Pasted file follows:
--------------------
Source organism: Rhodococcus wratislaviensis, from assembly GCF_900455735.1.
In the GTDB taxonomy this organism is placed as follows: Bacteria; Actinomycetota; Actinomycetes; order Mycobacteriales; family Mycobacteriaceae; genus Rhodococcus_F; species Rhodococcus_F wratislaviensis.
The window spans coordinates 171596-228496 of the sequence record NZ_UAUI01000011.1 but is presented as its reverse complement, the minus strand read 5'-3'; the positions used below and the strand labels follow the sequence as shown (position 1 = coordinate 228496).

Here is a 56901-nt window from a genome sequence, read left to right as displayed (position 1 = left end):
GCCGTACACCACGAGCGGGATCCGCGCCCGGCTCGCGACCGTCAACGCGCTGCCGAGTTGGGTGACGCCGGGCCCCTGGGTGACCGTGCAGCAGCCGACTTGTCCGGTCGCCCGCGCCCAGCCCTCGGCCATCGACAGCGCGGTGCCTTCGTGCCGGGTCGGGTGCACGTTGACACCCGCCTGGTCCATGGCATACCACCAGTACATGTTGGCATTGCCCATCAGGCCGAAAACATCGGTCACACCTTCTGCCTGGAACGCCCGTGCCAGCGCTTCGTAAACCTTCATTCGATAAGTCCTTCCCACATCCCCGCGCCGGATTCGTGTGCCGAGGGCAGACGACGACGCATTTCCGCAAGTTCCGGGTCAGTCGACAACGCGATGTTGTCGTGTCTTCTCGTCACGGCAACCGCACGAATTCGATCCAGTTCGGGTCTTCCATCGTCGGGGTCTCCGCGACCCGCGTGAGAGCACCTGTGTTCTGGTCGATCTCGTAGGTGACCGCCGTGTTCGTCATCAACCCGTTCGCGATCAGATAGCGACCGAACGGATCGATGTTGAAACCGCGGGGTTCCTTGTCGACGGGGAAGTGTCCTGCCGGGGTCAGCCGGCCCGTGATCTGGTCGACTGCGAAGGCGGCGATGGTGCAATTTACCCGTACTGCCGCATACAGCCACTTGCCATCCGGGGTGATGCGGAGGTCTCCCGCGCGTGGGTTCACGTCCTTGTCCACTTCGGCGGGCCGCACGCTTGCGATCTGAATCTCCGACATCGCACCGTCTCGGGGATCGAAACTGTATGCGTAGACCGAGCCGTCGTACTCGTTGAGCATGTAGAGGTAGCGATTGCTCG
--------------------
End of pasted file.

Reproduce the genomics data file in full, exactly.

Source organism: Rhodococcus wratislaviensis, from assembly GCF_900455735.1.
In the GTDB taxonomy this organism is placed as follows: Bacteria; Actinomycetota; Actinomycetes; order Mycobacteriales; family Mycobacteriaceae; genus Rhodococcus_F; species Rhodococcus_F wratislaviensis.
The window spans coordinates 171596-228496 of the sequence record NZ_UAUI01000011.1 but is presented as its reverse complement, the minus strand read 5'-3'; the positions used below and the strand labels follow the sequence as shown (position 1 = coordinate 228496).

Here is a 56901-nt window from a genome sequence, read left to right as displayed (position 1 = left end):
GCCGTACACCACGAGCGGGATCCGCGCCCGGCTCGCGACCGTCAACGCGCTGCCGAGTTGGGTGACGCCGGGCCCCTGGGTGACCGTGCAGCAGCCGACTTGTCCGGTCGCCCGCGCCCAGCCCTCGGCCATCGACAGCGCGGTGCCTTCGTGCCGGGTCGGGTGCACGTTGACACCCGCCTGGTCCATGGCATACCACCAGTACATGTTGGCATTGCCCATCAGGCCGAAAACATCGGTCACACCTTCTGCCTGGAACGCCCGTGCCAGCGCTTCGTAAACCTTCATTCGATAAGTCCTTCCCACATCCCCGCGCCGGATTCGTGTGCCGAGGGCAGACGACGACGCATTTCCGCAAGTTCCGGGTCAGTCGACAACGCGATGTTGTCGTGTCTTCTCGTCACGGCAACCGCACGAATTCGATCCAGTTCGGGTCTTCCATCGTCGGGGTCTCCGCGACCCGCGTGAGAGCACCTGTGTTCTGGTCGATCTCGTAGGTGACCGCCGTGTTCGTCATCAACCCGTTCGCGATCAGATAGCGACCGAACGGATCGATGTTGAAACCGCGGGGTTCCTTGTCGACGGGGAAGTGTCCTGCCGGGGTCAGCCGGCCCGTGATCTGGTCGACTGCGAAGGCGGCGATGGTGCAATTTACCCGTACTGCCGCATACAGCCACTTGCCATCCGGGGTGATGCGGAGGTCTCCCGCGCGTGGGTTCACGTCCTTGTCCACTTCGGCGGGCCGCACGCTTGCGATCTGAATCTCCGACATCGCACCGTCTCGGGGATCGAAACTGTATGCGTAGACCGAGCCGTCGTACTCGTTGAGCATGTAGAGGTAGCGATTGCTCG